Unlike many parts of the U.S., Oregon is enjoying unusual summer-like weather the past few weeks. As a result, you will see many cherry trees, daffodils and other flowers blooming throughout the state.
Just as Oregon’s growing season gets an early start, so does the building season here and in other parts of the country. If you or developers you know are planning new construction this year, you should consider adding an electric vehicle charging station to the project.
According to the U.S. Green Building Council, projects can earn LEED certification points by adding EV charging stations.
If you forgot or didn’t know, LEED stands for Leadership in Energy and Environmental Design, which was developed by the USGBC. It is a point-based rating system used to measure a new or existing building’s environmental “greenness.” Obtaining an LEED certification can help a building save on ongoing operating costs. A LEED certification also is seen by many companies and consumers as a table-stakes minimum they require for deciding to locate in a building, or in doing business with a business.
Adding EV charging stations also enables tenants to offer workplace charging, which is quickly becoming the norm in America’s workplaces.
“Workplace charging enables both large and small organizations to attract and retain talented employees, reduce petroleum use and greenhouse gas emissions, and demonstrate innovation, leadership, and environmental stewardship,” according to a blog post from the folks at the Workplace Charging Challenge, being coordinated by the U.S. Department of Energy.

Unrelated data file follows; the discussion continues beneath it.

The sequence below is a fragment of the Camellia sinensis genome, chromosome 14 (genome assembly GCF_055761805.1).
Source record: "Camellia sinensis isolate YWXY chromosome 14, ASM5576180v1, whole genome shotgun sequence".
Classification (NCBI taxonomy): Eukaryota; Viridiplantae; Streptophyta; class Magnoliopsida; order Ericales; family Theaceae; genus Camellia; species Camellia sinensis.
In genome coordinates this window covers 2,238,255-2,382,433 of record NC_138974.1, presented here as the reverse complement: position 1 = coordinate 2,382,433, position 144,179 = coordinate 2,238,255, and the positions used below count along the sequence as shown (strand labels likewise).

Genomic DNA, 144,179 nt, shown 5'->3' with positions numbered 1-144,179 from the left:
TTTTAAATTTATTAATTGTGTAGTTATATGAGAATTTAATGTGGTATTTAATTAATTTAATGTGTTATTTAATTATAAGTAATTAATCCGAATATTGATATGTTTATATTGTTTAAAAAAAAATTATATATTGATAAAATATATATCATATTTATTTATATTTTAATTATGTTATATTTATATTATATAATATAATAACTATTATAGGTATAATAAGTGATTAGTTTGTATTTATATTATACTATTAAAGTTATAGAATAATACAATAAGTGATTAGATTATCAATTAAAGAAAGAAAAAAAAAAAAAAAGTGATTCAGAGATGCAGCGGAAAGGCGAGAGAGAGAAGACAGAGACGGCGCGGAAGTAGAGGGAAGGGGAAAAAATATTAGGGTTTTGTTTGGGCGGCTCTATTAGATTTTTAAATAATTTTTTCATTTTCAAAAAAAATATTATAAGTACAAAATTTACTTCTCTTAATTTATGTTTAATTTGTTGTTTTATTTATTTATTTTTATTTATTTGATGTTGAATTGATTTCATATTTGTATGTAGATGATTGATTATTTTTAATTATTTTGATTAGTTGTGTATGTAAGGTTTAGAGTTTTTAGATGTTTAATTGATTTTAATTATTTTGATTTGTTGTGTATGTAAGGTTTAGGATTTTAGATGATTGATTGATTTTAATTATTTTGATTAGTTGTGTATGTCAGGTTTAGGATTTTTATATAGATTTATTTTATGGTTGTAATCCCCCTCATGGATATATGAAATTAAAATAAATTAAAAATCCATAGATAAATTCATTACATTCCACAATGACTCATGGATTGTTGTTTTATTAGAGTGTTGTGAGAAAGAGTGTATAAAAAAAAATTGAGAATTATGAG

According to the Workplace Charging Challenge, more than 600,000 employees at more than 300 worksites across the country are being given access to workplace charging for their EVs (OpConnect is part of the Workplace Charging Challenge).
According to a survey by the Workplace Charging Challenge folks, charging stations at partner locations and in operation by June 2014 provided an estimated annual kWh usage of 6.7 million kWh. This usage would be saving 800,000 gallons of gasoline and 5.5 million pounds of GHG annually – the equivalent of removing nearly 1,500 average cars from U.S. roads.
Many communities are considering new rules and laws that would require developers to at least add the infrastructure conduit during new construction projects so that property owners and others at a later time can more affordably install EVSE charging stations.
Oregon’s Rep. Phil Barnhart, D-Eugene and an EV driver, has introduced several bills in the 2015 legislative session that address better access to EV charging. Among those is HB-2577, which would require new parking facilities to include “electrical supply capacity and conduit system capable of supporting electric vehicle charging stations.”
OpConnect estimates that would save a property owner about $4,000 on the installation of charging infrastructure.
Barnhart’s bill had a public hearing on Monday, March 2, in the House Committee on Business and Labor.